FedEx Institute's Office of Technology Transfer Awards Technology Development Grants

August 18, 2016 - The Office of Technology Transfer of the FedEx Institute of Technology recently awarded Technology Development Grants to five researchers across the University. These grants, awarded for the 2016-2017 academic year, are to promote faculty innovations plus support the protection and commercialization of inventions made by faculty and researchers.

In order to encourage and enable the development of the most commercially promising technologies, the Institute awarded five competitive grants of $20,000 each in a one-time allocation to help drive their inventions closer to commercial development and licensing. These grants were awarded to the following recipients/projects and have clearly identified the next steps or milestones in moving their projects forward:

Dr. Bashir Morshed – "Fully-passive Wireless Continuous Temperature Sensing System Using Low-cost Inkjet Printed Disposable Body-worn Sensors." Prototypes will be developed on flexible substrates of paper as low-cost, body-worn, disposable electronic patches. The scanner device will be prototyped using an embedded design process. Another aspect of the project is to develop an Android app for interfacing the scanner device and show the temperature;

Dr. Dipankar Dasgupta – "The Development of an Adaptive Multi-factor Authentication Framework." The goal is to develop this Adaptive-MFA for use in mobile devices to develop the client application to support mobile devices in most widely used Android platform, and to improve the performance of the surrounding condition sensors for desktop environment;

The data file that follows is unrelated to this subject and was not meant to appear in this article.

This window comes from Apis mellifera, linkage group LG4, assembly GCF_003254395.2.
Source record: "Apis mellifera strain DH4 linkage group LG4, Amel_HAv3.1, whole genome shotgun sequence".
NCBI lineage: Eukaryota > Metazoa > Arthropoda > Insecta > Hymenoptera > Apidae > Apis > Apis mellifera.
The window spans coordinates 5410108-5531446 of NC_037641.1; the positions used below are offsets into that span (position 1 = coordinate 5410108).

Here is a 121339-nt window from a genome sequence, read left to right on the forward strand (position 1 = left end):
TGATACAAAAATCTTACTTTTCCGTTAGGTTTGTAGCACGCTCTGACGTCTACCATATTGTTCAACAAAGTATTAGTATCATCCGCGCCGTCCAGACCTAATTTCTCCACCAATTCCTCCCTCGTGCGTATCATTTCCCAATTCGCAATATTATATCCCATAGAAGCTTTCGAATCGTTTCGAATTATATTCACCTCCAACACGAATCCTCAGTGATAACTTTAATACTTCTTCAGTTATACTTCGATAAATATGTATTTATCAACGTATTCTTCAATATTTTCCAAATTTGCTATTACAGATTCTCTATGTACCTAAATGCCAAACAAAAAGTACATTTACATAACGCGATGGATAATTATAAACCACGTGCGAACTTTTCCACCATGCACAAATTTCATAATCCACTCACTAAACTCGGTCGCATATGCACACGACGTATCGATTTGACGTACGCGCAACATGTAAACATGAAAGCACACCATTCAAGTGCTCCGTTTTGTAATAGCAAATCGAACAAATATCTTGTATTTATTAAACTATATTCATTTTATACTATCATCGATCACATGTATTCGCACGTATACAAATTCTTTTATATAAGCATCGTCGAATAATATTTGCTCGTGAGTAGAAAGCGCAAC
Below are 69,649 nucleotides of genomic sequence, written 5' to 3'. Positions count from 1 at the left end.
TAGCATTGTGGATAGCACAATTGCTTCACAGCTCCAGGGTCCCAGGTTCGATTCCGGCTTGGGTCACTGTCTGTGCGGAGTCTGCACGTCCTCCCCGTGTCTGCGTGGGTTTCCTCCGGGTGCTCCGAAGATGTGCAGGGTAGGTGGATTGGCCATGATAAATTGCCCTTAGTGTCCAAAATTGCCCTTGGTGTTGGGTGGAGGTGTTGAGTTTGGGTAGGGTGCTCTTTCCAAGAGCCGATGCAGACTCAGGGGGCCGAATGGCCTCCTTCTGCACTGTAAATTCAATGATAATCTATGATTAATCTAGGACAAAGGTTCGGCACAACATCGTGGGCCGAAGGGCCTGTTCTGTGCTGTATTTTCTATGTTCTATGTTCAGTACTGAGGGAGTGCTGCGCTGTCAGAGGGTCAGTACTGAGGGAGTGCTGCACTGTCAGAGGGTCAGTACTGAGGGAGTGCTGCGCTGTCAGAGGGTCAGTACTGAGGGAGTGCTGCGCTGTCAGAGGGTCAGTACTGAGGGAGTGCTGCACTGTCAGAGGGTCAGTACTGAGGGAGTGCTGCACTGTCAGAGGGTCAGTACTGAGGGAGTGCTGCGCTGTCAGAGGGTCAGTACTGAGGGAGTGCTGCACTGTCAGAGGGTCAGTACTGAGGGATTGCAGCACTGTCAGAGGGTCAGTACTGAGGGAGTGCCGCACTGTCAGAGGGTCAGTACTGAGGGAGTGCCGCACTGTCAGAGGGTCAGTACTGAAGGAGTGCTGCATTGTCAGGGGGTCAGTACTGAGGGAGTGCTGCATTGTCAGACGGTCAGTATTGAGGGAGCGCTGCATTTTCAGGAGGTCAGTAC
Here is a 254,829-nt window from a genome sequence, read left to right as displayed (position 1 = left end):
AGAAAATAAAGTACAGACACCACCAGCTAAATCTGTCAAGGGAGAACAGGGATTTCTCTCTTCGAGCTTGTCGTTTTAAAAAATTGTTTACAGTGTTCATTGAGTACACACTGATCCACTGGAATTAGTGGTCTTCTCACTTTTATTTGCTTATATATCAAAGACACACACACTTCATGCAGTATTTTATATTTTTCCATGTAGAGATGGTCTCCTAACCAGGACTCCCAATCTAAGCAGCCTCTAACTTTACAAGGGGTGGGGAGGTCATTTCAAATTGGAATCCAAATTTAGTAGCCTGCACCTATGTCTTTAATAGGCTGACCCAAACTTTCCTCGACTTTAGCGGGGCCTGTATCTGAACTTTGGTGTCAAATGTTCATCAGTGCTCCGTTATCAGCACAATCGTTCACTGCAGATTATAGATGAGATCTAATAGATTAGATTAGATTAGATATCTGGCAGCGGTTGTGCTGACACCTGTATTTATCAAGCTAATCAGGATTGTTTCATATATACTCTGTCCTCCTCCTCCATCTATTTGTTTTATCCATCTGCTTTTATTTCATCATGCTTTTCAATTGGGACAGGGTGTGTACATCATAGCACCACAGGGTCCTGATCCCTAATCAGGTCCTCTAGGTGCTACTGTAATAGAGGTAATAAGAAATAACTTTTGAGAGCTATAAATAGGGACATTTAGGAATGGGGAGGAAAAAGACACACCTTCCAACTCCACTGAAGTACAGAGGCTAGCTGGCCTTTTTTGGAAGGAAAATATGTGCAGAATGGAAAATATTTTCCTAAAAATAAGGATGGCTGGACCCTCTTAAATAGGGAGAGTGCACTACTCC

Dr. Firouzeh Sabri – "Lightweight Flexible Temperature Sensor Kit for Biologics." The next steps involve finalizing the design of the hand-held detector and the optics that must be integrated into the unit, connect and test the detector to the app of a smart phone, test it under various environmental conditions, and identify kit options so that potential clients can chose custom-specific kit components;

Dr. Joel Bumgardner – "Chitosan Nanofiber Composition, Composition Comprising Modified Chitosan, and Method of Use" to demonstrate the compatibility of the membranes with bone grafts. The next milestones then are to evaluate the chitosan membranes with a synthetic bone graft in a rodent model and move to large (pig or canine) pre-clinical models; and

Dr. Susan Elswick – "ENGAGE: An API Capable Data Collection and Analysis System for Education and Behavioral Health." Key objectives for Phase I research include the need to make the ENGAGE system API and IoT compatible. Once the ENGAGE system is equipped to manage API and IoTs, then work can begin on a specific IoT tools that are efficient in data collection, practical for the classroom setting and cost effective.

As part of the award, recipients are required to submit a final report detailing all progress and accomplishments, which are funded by or related to this grant. Final reports are to be submitted by the end of June 2017.

Mary Ann Dawson